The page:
\(aq
ASCII apostrophe. Use for syntax elements of programming languages because some output devices might replace unescaped apostrophes with right single quotation marks.
\(oq
Opening single quotation mark.
\(cq
Closing single quotation mark.
Use these for paired directional single quotes, ‘like this’.
\(dq
ASCII double-quote. Sometimes needed after macro calls to prevent the interpretation of the ASCII quotation mark character ‘"’ as the beginning or end of a macro argument.
\(lq
Left double quotation mark.
\(rq
Right double quotation mark.
Use these for paired directional double quotes, “like this”.
\(em
Em-dash. Use for an interruption in a sentence—such as this one.
\(en
En-dash. Use to separate the two ends of a range, in particular between numbers, for example: the digits 1–9.
\(ga
ASCII grave accent. Use for syntax elements of programming languages, for example shell command substitutions, because some output devices might replace unescaped grave accents with left single quotation marks.
\(ha
ASCII circumflex accent. Use for syntax elements of programming languages because some output devices might replace unescaped circumflex accents with non-ASCII glyphs like the Unicode U+02C6 modifier letter circumflex.
\(ti
ASCII tilde. Use for syntax elements of programming languages because some output devices might replace unescaped tildes with non-ASCII glyphs like the Unicode U+02DC small tilde.
\-
Minus sign. Also use this to display syntax elements that require the ASCII hyphen-minus character, for example command-line options and C language operators. The unescaped ‘-’ input character is not appropriate for these cases because it may render as a hyphen on some output devices.
\c
If this escape sequence occurs at the end of an input line, no white space is inserted between the last glyph on it and the first glyph resulting from the next input line. This is occasionally useful when three different fonts are needed in a single word.
Normally, the final output file should be named
.IB file .pdf\c
\&.
    
Note that when using this trick with the .BI or .RI macros, you will need to manually add an italic correction escape ‘\/’ before the ‘\c’ due to way macros expand their arguments.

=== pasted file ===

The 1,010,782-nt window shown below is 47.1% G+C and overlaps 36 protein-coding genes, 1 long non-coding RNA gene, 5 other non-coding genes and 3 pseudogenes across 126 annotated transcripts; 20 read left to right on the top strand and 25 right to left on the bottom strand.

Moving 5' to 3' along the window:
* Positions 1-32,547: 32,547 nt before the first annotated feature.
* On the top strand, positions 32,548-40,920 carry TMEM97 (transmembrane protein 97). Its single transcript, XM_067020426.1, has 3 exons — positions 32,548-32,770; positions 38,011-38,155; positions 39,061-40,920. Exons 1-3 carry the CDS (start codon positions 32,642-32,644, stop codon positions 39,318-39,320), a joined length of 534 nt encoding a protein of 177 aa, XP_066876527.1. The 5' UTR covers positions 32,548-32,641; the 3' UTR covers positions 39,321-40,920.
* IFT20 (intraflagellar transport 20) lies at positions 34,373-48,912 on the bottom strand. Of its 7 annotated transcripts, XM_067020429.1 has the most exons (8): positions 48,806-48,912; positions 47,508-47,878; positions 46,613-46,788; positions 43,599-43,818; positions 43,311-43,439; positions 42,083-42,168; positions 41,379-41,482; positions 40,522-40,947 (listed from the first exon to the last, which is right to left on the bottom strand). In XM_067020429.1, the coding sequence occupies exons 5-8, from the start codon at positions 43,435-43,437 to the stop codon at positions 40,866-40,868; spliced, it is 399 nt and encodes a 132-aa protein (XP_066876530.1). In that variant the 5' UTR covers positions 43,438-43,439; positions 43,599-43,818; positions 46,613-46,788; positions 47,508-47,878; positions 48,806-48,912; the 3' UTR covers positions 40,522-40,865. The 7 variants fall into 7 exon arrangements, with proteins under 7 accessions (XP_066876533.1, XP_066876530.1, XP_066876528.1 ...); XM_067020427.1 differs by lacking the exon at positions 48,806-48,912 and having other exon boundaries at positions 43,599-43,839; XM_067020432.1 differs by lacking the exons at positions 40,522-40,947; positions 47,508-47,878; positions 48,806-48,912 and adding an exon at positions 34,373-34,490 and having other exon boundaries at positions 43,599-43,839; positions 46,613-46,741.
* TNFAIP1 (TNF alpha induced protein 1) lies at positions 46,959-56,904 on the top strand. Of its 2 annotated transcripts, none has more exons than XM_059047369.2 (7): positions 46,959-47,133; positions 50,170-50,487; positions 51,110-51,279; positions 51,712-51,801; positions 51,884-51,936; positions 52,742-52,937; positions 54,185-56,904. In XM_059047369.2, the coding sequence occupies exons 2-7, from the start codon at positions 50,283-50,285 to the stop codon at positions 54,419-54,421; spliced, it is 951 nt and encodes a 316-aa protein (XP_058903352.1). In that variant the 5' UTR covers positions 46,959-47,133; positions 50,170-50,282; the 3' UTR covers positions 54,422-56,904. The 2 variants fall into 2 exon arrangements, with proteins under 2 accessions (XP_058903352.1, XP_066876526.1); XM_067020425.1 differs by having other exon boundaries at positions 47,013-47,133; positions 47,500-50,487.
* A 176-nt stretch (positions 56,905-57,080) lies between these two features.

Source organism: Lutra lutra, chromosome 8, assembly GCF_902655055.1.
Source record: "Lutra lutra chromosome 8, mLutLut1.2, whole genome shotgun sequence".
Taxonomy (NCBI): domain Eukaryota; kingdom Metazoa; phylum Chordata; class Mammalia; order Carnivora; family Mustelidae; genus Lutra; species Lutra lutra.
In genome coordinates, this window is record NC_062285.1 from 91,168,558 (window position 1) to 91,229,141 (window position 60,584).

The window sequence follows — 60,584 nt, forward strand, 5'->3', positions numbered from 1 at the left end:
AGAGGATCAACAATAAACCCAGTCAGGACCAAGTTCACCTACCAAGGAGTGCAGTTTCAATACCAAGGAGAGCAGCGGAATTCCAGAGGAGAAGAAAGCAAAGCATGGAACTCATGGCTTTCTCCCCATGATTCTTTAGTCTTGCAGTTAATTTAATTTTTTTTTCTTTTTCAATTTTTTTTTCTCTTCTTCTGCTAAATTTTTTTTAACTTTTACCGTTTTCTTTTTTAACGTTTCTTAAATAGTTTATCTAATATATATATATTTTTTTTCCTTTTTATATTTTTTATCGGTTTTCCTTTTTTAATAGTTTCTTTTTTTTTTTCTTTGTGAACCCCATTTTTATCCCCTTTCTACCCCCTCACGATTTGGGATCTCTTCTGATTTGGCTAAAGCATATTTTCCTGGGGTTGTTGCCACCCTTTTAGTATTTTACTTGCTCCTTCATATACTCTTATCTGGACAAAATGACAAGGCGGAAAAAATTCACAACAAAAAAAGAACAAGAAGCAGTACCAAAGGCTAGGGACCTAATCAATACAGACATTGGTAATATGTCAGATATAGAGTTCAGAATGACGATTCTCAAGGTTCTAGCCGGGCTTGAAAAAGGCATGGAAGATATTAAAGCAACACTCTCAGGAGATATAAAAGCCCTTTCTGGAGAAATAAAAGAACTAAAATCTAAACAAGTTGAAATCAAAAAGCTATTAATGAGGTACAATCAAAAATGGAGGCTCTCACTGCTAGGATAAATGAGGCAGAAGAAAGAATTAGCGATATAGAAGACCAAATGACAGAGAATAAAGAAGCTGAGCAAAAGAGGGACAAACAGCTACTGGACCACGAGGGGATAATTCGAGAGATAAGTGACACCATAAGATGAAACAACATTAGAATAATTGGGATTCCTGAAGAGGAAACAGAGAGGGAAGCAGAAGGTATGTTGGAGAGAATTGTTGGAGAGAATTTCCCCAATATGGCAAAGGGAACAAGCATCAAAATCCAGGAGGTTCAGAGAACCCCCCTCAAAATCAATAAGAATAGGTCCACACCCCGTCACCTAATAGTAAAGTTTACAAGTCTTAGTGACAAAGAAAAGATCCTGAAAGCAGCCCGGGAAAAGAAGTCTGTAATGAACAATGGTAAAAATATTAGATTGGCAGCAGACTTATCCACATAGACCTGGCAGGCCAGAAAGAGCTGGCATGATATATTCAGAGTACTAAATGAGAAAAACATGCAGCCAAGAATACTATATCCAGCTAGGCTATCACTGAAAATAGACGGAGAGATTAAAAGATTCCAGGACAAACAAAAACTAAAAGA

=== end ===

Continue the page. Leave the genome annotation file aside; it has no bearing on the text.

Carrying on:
Files processed with
.B groff \-mom
(or
.BI "\-m " mom\/\c
) produce PostScript output by default.
    
Alternatively, and perhaps with better portability, the ‘\f’ font escape sequence can be used; see below. Using ‘\c’ to include the output from more than one input line into the next-line argument of a .TP macro will render incorrectly with groff 1.22.3, mandoc 1.14.1, older versions of these programs, and perhaps with some other formatters.
\e
Widely used in man pages to represent a backslash output glyph. It works reliably as long as the .ec request is not used, which should never happen in man pages, and it is slightly more portable than the more exact ‘\(rs’ (“reverse solidus”) escape sequence.
\fB\fI\fR\fP
Switch to bold, italic, roman, or back to the previous font, respectively. Either these or ‘\c’ is needed when three different fonts are required in a single whitespace-delimited word.
.RB [ \-\-reference\-dictionary=\fI\,name\/\fP ]
    
.RB [ \-\-reference\-dictionary=\c
.IR name ]
    
Font escapes may be more portable than ‘\c’. As shown above, it is up to you to account for italic corrections with ‘\/’ and ‘\,’, which are themselves groff extensions, if desired and if supported by your implementation.
Note that ‘\fP’ reliably returns to the style in use immediately preceding the previous ‘\f’ escape only if no sectioning, paragraph, or font face macro calls have intervened.
As long as only two fonts are needed in any single whitespace-delimited word, font alternation macros like .BI usually result in more readable source code than ‘\f’ escapes do.

For maximum portability, escape sequences and special characters not listed above are better avoided in man pages.

Use of the following is discouraged.
.AT [system [release]]
Alter the footer for use with AT&T man pages, overriding any definition of the footer-outside argument to .TH. This macro exists only for compatibility; don't use it.
The first argument system can be:
3
7th edition (default)
4
System III
5
System V
The optional second argument release specifies the release number, such as in “System V Release 3”.
.BT
Set the page footer. Redefine this macro to get control of the footer.
.DT